“Good girl,” I say, rubbing my hand through the loose folds of the space behind her ears. Her fur is warm against my perpetually cold hands, a gorgeous, wavy mane of buttermilk curls. She’s a Golden Doodle, a unique breed that absorbs the loyalty and empathy of a Golden Retriever, and also the intelligence of a Poodle. It’s probably why she was chosen for the research program in the first place.
The elevator gives off a polite ding, then the doors open up, revealing the row of fourth-floor offices. We exit the car, then proceed to the left, all the way to the end of the hallway until we reach a door with peeling paint and a small tab to the side that reads Silva Kashanian, MD.
I remember seeing that tab for the first time, getting all bubbly about those last two letters. I was so giddy, I didn’t even care that they stuck me in the worst, most leaky room in the entire building. That was about two years ago, right after graduating from UCLA. Of course, I could have my pick of rooms now. Most of them are empty, their occupants either having already escaped town for their remote summer homes, or having contracted HOV themselves. But still, this is my room, you know? I’ve made it my own. It would be a drag to haul all my Lord of the Rings paraphernalia elsewhere.
I fumble with the keys for a moment and have to pull out my phone to shed some light on the lock—there are no windows in the hallway, and only the emergency lights have been left on. Finally, I manage to pop the door open, and I stumble inside to my own little pocket of ordered anarchy.
Piles of paper and equipment cover every last inch of horizontal surface, and there’s a surgically maintained path between the door and my desk. To any outside observer it would seem like a random pile of garbage. But, if necessary, I can pinpoint anything that I need to find within an inch of accuracy. My room looked nothing like this before the pandemic, but the workload grew seemingly exponentially as the staff at UCLA dwindled one by one.
We’re down to bare bones now. Just a couple of others besides myself and Ms. Franklin here. And the world must surely be desperate indeed if the fate of humanity is down to apprentice yokels like me.
Sometimes, I like to pretend that I’m Will Smith, tirelessly in search of a cure with the help of my faithful, furry sidekick. Except things aren’t that crazy yet. I mean, we still have Hulu. And, on the plus side, HOV doesn’t affect animals, so we’re good there.
I do a pirouette over a stack of medical journals and settle into my seat, while Franklin marches obediently over to a pile of lab coats and lies down alongside her stuffed toy platypus. Then, I retrieve my computer from my super-duper professor's side satchel and plug it into the docking port. It takes a moment for the system to boot up and connect to the network, but then I pull up my email and begin sifting through the messages.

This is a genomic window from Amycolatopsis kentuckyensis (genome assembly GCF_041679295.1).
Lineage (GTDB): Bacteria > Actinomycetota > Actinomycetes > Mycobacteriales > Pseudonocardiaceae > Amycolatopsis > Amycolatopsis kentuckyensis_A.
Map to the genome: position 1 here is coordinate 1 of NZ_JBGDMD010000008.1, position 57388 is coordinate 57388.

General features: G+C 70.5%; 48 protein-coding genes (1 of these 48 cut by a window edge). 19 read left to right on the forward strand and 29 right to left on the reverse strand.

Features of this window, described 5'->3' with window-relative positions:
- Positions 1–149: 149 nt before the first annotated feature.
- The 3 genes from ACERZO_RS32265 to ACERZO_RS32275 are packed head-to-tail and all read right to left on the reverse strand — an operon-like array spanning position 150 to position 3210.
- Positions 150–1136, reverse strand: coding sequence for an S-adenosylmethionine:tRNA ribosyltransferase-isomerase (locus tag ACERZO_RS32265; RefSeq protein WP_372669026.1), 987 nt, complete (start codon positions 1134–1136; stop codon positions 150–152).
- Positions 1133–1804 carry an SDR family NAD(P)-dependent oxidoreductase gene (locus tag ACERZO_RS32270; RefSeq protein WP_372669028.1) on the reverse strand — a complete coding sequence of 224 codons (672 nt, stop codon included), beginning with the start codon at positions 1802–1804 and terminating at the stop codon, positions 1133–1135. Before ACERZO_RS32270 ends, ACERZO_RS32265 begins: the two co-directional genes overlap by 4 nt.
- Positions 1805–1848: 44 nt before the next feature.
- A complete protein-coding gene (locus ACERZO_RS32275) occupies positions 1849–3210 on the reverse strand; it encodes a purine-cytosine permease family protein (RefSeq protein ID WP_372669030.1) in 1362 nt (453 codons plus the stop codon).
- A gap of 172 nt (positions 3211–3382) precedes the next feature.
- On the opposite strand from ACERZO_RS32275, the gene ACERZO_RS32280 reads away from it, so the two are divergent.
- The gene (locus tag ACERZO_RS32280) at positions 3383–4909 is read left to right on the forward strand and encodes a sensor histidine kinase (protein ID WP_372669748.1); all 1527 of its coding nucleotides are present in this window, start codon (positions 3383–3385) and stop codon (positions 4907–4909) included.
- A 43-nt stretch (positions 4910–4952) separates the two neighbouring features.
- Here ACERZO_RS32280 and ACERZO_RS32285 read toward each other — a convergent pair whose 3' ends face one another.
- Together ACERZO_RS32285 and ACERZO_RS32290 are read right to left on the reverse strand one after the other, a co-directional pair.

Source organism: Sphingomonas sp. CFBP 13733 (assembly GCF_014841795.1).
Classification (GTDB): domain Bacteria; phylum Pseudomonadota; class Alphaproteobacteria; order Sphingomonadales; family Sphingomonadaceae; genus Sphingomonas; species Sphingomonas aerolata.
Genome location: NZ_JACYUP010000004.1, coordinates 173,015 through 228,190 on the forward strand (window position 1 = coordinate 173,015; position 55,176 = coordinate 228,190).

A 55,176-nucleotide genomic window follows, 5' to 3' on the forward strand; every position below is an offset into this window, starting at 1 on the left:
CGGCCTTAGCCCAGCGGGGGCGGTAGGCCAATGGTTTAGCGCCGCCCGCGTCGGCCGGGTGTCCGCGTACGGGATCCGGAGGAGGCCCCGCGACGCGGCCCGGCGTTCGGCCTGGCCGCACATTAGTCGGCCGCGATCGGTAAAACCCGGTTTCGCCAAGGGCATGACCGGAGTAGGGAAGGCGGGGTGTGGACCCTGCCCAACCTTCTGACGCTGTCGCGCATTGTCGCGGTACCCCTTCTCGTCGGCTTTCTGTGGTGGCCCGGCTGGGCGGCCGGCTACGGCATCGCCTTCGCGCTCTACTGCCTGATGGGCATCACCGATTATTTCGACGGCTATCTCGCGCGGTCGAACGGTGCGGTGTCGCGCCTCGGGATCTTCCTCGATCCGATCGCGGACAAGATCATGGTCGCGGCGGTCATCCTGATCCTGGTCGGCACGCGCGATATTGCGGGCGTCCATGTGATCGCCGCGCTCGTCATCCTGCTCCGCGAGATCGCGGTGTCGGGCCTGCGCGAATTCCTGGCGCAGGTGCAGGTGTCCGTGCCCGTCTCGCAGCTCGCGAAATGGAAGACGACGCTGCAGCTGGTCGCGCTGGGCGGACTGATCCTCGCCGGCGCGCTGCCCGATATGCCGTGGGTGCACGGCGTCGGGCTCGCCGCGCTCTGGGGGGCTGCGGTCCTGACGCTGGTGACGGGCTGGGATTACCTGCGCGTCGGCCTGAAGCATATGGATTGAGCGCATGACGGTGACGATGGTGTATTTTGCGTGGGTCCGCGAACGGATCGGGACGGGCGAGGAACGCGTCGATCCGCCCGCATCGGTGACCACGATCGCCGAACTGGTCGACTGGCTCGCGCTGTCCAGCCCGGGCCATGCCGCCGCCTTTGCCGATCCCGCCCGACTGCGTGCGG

Twelve messages reminding me about various mandatory mask and quarantine policies. Delete. Message from the dean. Save for later, I guess. In just six days, enlarge my—oh dear. Delete. There we go. This is the one I was looking for.
NGUYEN, AUSTIN L
Thu 12/7/2029 02:17 AM
To: Kashanian, Silva A MD UCLA PATH/PSY
Subject: Re: L17-471 to L17-538, sample (take 2!)
I sigh, close my eyes, and lean my head back against my headrest. It’s barely seven-thirty in the morning, and I already feel like curling up underneath my sheets and going back to sleep. Franklin gets up from her makeshift bed and gives me a quick lick on the fingers. I allow myself a small grin and scratch her head.
A few years ago, I might have consoled myself by saying oh don’t worry, it’s Friday tomorrow. But I don’t get Fridays anymore. I spend my weekends right here, doing the same thing I do every day. And I’ve been doing it for a while now.
But no use getting down about it all! It just means I’ve got to keep trying while I’ve got the time. And while Austin has the time.
I met Austin at a conference not long after I was hired here at UCLA. We kept in touch, and good thing we did, because there are hardly any capable scientists left that I can collaborate with. Especially of the variety that I need. As a psychiatric pathologist (or a psychopath, as my peers so lovingly called those of us in the program), I have the skillset to track down abnormal diseases and conditions related to the brain. But I need someone who can make sense of my findings and translate them into actual solutions. Austin happens to be the lead of the psychiatric branch within an Australian biotech solutions company, and together we’ve been salvaging whatever resources we can from the fallout, using them to maybe find a cure for this thing.
It hasn’t been going well so far. But that’s science! It just means we need to dig in another part of the mine to find the gold.
With a big breath in and out, I grab my keys, close my laptop, and head out the door, Franklin following close behind.
“Oh shoot, my bag!”
Franklin’s ears perk up, then she prances back to my bag, picks it up by the straps with her teeth, and delivers it faithfully to my outstretched hand. “Good girl. Come on, let’s get to work!”